We’ve heard for a few weeks about Elon Musk’s Twitter takeover.
And to be honest, I’m all about it. It’s got the right people spooked. In fact, the Feds are so concerned about people speaking freely…
They created a Ministry of Tru — *ahem* pardon me, “Disinformation Board” within the Department of Homeland Security.
I wish they’d stop using Orwell’s 1984 as an instruction manual.
But back to Twitter: Elon’s buyout price is $54.20/share… but the stock is trading at $49.
What gives? Couldn’t you just buy the stock right here and catch a quick $5/share profit?
Not so fast — it gets tricky.
Welcome to the world of merger arbitration.
There’s no guarantee this deal will get done. There’s compliance, legal, and about 15 government departments that have to give the OK.
Here’s a great example:
At the beginning of 2022, Microsoft (MSFT) announced it would buy out Activision (ATVI) for $95 per share, all cash, for a total of $68.7 billion.
ATVI is currently trading under $80/share.
The difference between those two prices is the “risk premium” in the deal.
The higher the risk premium, the lower the odds of the deal going through.
In the ATVI/MSFT case, the Feds could launch antitrust lawsuits that could kill the deal, so the stock trades at a discount relative to the acquiring price.
TWTR has the same kind of mechanic. There’s no guarantee this deal is done until the owners of the stock see cash replace their shares in their accounts.
The important question in all this: Can we profit from it?
It’s a tough call. If the deal doesn’t go through, you’ll probably see a hard selloff back to $40/share as traders will need to get blown out before the stock can bottom.
We likely won’t see a higher takeover price, because… well… Twitter as a business is a bit of a clown show.
The stock hasn’t had any return since the IPO.
The real value is the political value — similar to how Jeff Bezos bought the Washington Post or how Carlos Slim bailed out the NYT.
If $54.20 is the only buyout price, we’ll probably see that reflected in the options market.
Here’s the options skew curve for TWTR options. We’re looking at June, August, and September expirations.
As you can see, implied volatility on the 55 strike is lowest for August and September. There’s some risk premium baked into June options, but it’s slight.
This means there isn’t a real “layup” in buying the calls because if the deal gets done, all the premium evaporates.
Let’s look at an example.
Say someone buys the June 50 call for 1.40. We know the buyout price is 54.20, so their profit will be the buyout price less the strike and premium:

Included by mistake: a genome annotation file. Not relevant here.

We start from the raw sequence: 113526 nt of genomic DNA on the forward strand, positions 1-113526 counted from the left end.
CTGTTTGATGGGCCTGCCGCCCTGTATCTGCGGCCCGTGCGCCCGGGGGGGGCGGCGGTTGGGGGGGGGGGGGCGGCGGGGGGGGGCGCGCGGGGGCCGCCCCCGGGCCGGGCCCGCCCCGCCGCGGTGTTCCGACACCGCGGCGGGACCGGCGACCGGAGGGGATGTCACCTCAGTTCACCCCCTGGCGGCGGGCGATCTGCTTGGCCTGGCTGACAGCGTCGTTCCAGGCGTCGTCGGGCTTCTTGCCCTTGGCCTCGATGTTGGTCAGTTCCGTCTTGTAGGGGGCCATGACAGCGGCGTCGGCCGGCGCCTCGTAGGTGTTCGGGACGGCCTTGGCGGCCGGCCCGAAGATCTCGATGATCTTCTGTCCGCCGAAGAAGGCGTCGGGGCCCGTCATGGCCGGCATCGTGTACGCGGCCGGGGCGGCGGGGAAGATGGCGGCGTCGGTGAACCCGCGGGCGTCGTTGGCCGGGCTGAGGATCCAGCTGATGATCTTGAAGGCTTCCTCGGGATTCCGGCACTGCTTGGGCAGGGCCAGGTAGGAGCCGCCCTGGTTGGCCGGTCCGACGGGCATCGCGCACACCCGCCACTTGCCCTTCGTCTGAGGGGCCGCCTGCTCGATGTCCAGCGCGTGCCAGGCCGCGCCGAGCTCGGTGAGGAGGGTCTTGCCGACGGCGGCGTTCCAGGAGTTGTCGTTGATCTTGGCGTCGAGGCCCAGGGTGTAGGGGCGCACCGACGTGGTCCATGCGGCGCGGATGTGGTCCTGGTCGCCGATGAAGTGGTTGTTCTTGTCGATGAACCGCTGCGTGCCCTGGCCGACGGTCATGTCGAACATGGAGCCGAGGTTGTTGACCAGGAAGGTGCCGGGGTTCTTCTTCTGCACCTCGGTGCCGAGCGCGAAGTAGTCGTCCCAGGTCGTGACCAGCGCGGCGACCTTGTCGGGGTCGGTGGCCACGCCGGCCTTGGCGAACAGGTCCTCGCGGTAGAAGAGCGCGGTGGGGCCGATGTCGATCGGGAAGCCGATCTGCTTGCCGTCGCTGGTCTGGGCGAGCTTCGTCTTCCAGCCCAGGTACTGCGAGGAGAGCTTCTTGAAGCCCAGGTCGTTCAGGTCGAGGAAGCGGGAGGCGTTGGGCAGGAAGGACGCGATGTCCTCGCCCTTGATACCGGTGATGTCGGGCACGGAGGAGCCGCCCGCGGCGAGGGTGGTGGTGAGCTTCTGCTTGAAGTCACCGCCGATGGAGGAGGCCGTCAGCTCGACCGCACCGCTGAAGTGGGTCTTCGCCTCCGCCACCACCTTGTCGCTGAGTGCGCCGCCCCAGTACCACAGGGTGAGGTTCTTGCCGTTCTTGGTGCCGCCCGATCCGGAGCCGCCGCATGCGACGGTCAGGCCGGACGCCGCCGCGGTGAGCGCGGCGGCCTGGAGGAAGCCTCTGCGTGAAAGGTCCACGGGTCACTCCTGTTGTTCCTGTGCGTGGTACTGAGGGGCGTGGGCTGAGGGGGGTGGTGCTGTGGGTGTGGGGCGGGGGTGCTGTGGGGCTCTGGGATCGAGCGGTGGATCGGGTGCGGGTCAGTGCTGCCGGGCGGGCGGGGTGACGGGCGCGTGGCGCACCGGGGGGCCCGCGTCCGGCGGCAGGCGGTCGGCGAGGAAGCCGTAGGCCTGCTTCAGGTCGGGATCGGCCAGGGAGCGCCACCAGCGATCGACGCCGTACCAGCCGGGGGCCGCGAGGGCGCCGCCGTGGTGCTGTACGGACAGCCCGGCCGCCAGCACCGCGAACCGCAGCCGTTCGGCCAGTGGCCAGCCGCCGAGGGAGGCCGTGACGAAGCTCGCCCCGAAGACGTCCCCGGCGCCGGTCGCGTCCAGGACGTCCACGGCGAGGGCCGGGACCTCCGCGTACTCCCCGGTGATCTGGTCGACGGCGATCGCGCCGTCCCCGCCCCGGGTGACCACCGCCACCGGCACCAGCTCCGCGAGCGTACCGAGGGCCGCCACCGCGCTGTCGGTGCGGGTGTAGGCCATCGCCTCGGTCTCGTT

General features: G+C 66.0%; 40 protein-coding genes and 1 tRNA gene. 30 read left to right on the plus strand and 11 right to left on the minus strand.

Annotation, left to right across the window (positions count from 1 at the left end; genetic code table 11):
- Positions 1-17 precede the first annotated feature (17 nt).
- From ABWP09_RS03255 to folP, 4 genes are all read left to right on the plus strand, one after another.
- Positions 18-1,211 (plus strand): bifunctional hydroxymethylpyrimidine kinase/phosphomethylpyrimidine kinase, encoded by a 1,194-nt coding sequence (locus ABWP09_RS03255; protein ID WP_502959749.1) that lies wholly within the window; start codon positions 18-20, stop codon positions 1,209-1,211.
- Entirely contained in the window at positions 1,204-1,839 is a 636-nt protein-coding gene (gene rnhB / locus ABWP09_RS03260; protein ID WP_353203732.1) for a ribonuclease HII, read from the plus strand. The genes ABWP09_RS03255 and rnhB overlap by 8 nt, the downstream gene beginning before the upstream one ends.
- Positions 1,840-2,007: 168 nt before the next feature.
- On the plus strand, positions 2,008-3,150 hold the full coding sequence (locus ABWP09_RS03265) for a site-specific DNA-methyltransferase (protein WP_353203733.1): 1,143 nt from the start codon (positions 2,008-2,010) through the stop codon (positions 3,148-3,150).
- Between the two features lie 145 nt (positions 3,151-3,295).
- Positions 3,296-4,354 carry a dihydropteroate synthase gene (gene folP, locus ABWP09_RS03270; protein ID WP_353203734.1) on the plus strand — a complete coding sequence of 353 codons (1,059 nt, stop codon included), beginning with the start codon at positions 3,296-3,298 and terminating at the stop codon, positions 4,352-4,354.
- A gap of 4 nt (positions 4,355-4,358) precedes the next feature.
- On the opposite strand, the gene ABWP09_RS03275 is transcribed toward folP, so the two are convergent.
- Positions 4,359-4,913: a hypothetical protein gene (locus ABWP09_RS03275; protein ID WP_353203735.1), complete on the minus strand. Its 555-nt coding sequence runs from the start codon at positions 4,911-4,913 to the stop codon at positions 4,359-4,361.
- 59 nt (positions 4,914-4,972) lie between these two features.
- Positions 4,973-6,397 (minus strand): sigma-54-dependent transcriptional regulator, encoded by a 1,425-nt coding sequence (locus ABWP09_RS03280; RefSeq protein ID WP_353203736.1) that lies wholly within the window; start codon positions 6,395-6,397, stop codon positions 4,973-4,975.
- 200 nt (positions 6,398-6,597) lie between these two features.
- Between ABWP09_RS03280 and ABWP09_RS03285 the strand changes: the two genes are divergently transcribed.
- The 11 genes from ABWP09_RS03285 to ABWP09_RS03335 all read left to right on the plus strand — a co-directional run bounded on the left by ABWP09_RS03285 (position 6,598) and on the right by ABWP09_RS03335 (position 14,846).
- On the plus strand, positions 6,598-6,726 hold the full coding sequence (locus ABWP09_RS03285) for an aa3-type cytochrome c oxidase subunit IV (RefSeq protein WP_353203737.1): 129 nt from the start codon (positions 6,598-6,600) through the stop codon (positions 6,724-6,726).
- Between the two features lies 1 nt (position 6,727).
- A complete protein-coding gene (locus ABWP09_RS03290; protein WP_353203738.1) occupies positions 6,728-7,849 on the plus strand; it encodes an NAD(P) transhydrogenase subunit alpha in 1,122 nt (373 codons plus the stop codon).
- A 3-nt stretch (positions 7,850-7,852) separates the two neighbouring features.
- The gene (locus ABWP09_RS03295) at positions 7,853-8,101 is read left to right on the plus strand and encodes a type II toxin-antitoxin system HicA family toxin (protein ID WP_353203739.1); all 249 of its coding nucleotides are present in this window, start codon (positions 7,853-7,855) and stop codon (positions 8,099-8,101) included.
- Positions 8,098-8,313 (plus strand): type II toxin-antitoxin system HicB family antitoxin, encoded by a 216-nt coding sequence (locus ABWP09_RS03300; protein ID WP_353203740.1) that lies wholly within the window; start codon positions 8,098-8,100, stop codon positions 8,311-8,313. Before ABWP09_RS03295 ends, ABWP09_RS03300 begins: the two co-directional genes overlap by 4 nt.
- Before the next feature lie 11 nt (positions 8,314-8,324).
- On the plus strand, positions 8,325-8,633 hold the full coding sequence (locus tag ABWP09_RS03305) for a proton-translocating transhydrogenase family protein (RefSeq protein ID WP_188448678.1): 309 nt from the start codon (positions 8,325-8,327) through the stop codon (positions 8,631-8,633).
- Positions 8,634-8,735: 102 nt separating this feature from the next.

54.20 – 1.40 – 50 = 2.80
Not bad. That means you could potentially earn $280 per contract if the deal gets done by June.
But if it doesn’t — if there are more hoops to jump through — then you’ll lose the entire value of your call option.
What are the odds the Federal government allows this deal to go through in the next 45 days? Especially after creating their Disinformation Board?
I think it’s low.
Now, I do have a fairly advanced options trade to consider as a way to play this.
I bet we’ll probably see a deal done, but the Feds or other powerful entities could try to kill it along the way, leading to a few panicky situations. This can lead to more price volatility than what people are expecting.
This trade is known as a time spread sale, or a calendar spread sale.
It’s not a trade you see many retail traders take, but institutions often use it — especially when trading futures.
Consider this trade:
1. Buy to Open TWTR Aug 49 Put
2. Sell to Open TWTR Oct 49 Put
This requires a little bit of margin on the trade since the short option’s on the back month.
Here’s what the setup looks like:
TWTR is currently trading at 49. If the stock is trading either below 45 or above 53 into August options expiration, the trade will potentially make money.
The most interesting part is that if the deal goes through, the option premiums will drop to zero. This is a “short vega” trade, meaning it benefits if the premiums drop.
To illustrate: Let’s say a deal is completed and TWTR runs to 54.
Both options will end up with a value of 0, which means that you can collect a credit of 1.00.
That’s a pretty good return on this kind of spread…
But the added benefit is if someone tries to spike the deal, then we can easily see a push sub 45 before August hits — and this position would directly benefit from that kind of move. I wouldn’t be surprised by a push to the low 40s on a broken deal, so the profit potential’s there.
The main risk is if TWTR trades at 49 all the way through August.
I think that’s unlikely, so the risk priced into the options market is lower than what the market is currently pricing.
Overall, I hope this deal goes through. And fast. Not just for the profit potential — but I do enjoy seeing all the right people get mad about free speech coming back to Twitter.
Oh, one more thing:
On Saturday, I was one of six market experts that presented at an online event. My presentation was about “How to Focus and Trade the Best Stocks in the Market.”
If you missed it, I’ve got the replay right here for you:
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